Billie Eilish responds to trolls who criticised her body in her tank top photos
1 December 2020, 11:33
In October, photos of Billie running in a tank top incited horrible comments from trolls.
In October, photos of the 'Therefore I Am' singer wearing a pair of shorts, sliders and a tank top started circulating the internet. Billie looked absolutely fine, of course, but she was soon subjected to judgemental comments about her body shape from trolls. Billie's fans then defended her against the body shaming.
Billie has now opened up about the incident during her annual interview with Vanity Fair. Billie was asked what was the biggest rumour that she had heard about herself. She responded: "There's this picture of me running from my car to my brother’s front door on like a 110 degree day in a tank top. And people were like, 'Damn, Billie got fat!' And I’m like, 'Nope, this is how I look, you've just never seen it before!'"
As you know, Billie has previously spoken before about wearing baggy clothing to avoid the comments about her figure. But it's something she shouldn't have to do.
Billie seems to have taken the unwarranted backlash all in her stride, though. She added: "I think yeah, the reason people are looking up to you is because you’re you. They're not looking up to you so that you’ll tell them something that you never actually tell them. They’re looking up to you so that you tell them something that you would tell them yourself. I love having kids relate to me and tell me that I make them feel comfortable in their bodies. If I can do anything, I want to do that."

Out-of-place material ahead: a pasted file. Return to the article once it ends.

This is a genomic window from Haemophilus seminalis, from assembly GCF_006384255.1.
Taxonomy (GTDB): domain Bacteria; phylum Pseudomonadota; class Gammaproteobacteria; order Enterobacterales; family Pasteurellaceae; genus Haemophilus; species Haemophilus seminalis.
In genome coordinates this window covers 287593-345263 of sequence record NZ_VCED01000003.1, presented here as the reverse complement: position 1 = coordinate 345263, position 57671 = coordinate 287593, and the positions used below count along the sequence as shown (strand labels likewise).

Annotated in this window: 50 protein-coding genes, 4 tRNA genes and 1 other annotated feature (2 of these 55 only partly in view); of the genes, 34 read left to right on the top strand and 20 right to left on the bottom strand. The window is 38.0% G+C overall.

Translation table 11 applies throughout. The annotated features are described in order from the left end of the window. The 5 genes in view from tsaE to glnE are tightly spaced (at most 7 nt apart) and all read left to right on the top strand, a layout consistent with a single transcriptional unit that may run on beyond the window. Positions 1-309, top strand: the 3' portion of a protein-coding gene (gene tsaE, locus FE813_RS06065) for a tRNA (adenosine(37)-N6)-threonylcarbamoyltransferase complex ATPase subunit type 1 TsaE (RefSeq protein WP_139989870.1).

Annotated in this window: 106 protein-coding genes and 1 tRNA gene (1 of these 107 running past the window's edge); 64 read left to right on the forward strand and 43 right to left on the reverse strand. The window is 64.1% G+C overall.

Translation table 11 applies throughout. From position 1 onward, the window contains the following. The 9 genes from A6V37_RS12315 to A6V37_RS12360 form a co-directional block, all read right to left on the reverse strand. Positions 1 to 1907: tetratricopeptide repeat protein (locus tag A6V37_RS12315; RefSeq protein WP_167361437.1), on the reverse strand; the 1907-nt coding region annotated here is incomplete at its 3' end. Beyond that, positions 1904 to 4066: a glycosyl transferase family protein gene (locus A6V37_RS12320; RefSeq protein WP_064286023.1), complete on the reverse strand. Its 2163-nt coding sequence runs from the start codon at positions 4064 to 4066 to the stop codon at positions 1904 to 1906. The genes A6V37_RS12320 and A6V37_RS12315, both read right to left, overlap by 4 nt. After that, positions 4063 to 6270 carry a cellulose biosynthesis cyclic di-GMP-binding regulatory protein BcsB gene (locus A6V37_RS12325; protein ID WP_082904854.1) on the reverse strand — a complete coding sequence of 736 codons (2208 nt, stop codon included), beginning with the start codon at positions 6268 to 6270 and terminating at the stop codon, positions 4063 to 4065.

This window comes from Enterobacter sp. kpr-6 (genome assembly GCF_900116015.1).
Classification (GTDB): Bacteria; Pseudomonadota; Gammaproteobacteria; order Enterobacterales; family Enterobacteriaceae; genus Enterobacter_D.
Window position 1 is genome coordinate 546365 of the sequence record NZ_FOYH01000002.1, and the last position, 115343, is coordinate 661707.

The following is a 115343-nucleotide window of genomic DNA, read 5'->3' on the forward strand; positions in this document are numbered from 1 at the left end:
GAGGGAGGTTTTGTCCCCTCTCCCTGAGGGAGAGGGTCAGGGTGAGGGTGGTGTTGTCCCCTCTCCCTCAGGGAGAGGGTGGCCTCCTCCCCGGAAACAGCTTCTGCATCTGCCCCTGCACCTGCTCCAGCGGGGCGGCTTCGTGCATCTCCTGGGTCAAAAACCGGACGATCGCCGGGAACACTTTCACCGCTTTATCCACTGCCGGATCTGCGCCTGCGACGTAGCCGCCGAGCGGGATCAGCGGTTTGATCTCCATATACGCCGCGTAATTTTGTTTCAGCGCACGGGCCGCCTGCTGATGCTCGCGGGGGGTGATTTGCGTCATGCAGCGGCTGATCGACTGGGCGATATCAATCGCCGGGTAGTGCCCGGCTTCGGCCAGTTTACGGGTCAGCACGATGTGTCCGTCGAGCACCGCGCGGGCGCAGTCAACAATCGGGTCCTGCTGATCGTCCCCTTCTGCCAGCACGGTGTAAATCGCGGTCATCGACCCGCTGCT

Watch Billie Eilish's Vanity Fair interview here.
This wouldn't be the first time Billie has been forced to defend herself against against body and slut shamers. In a short film on YouTube titled Not My Responsibility, Billie explained: "If I wear what is comfortable, I am not a woman. If I shed the layers, I'm a slut. Though you’ve never seen my body, you still judge it and judge me for it. Why?"
She continued: "We make assumptions about people based on their size. We decide who they are, we decide what they’re worth. If I wear more, if I wear less, who decides what that makes me? What that means? Is my value based only on your perception? Or is your opinion of me not my responsibility?"